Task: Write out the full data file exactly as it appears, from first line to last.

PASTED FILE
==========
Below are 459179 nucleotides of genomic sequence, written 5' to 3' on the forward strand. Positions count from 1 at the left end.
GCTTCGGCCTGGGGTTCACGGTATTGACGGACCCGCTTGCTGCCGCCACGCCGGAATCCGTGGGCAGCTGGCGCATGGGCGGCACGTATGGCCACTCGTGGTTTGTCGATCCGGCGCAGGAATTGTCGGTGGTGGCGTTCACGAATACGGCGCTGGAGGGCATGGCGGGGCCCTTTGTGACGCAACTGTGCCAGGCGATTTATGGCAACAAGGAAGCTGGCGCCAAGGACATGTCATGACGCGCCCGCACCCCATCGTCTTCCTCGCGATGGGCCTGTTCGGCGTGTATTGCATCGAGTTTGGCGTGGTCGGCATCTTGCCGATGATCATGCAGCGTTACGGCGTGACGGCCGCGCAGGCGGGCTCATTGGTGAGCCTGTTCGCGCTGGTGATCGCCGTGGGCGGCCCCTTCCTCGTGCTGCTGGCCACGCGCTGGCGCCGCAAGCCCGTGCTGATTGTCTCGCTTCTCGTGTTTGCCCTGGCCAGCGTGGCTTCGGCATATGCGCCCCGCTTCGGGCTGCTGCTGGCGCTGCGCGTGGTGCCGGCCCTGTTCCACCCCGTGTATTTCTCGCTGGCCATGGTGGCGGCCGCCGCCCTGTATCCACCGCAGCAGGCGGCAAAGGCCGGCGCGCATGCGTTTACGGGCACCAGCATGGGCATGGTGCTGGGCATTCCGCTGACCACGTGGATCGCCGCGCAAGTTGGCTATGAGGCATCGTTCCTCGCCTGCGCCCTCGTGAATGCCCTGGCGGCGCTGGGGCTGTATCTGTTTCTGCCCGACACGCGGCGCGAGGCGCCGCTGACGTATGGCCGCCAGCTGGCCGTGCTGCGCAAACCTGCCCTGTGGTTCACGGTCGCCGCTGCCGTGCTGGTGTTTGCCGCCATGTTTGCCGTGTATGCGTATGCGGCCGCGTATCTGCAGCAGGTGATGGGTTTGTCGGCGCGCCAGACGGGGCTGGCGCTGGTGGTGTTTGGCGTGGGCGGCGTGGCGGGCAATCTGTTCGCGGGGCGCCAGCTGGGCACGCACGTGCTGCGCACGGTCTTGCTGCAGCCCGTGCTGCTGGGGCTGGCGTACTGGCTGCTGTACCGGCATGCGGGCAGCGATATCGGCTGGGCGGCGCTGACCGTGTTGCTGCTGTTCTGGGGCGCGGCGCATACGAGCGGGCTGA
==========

Below are 459179 nucleotides of genomic sequence, written 5' to 3' on the forward strand. Positions count from 1 at the left end.
GCTTCGGCCTGGGGTTCACGGTATTGACGGACCCGCTTGCTGCCGCCACGCCGGAATCCGTGGGCAGCTGGCGCATGGGCGGCACGTATGGCCACTCGTGGTTTGTCGATCCGGCGCAGGAATTGTCGGTGGTGGCGTTCACGAATACGGCGCTGGAGGGCATGGCGGGGCCCTTTGTGACGCAACTGTGCCAGGCGATTTATGGCAACAAGGAAGCTGGCGCCAAGGACATGTCATGACGCGCCCGCACCCCATCGTCTTCCTCGCGATGGGCCTGTTCGGCGTGTATTGCATCGAGTTTGGCGTGGTCGGCATCTTGCCGATGATCATGCAGCGTTACGGCGTGACGGCCGCGCAGGCGGGCTCATTGGTGAGCCTGTTCGCGCTGGTGATCGCCGTGGGCGGCCCCTTCCTCGTGCTGCTGGCCACGCGCTGGCGCCGCAAGCCCGTGCTGATTGTCTCGCTTCTCGTGTTTGCCCTGGCCAGCGTGGCTTCGGCATATGCGCCCCGCTTCGGGCTGCTGCTGGCGCTGCGCGTGGTGCCGGCCCTGTTCCACCCCGTGTATTTCTCGCTGGCCATGGTGGCGGCCGCCGCCCTGTATCCACCGCAGCAGGCGGCAAAGGCCGGCGCGCATGCGTTTACGGGCACCAGCATGGGCATGGTGCTGGGCATTCCGCTGACCACGTGGATCGCCGCGCAAGTTGGCTATGAGGCATCGTTCCTCGCCTGCGCCCTCGTGAATGCCCTGGCGGCGCTGGGGCTGTATCTGTTTCTGCCCGACACGCGGCGCGAGGCGCCGCTGACGTATGGCCGCCAGCTGGCCGTGCTGCGCAAACCTGCCCTGTGGTTCACGGTCGCCGCTGCCGTGCTGGTGTTTGCCGCCATGTTTGCCGTGTATGCGTATGCGGCCGCGTATCTGCAGCAGGTGATGGGTTTGTCGGCGCGCCAGACGGGGCTGGCGCTGGTGGTGTTTGGCGTGGGCGGCGTGGCGGGCAATCTGTTCGCGGGGCGCCAGCTGGGCACGCACGTGCTGCGCACGGTCTTGCTGCAGCCCGTGCTGCTGGGGCTGGCGTACTGGCTGCTGTACCGGCATGCGGGCAGCGATATCGGCTGGGCGGCGCTGACCGTGTTGCTGCTGTTCTGGGGCGCGGCGCATACGAGCGGGCTGA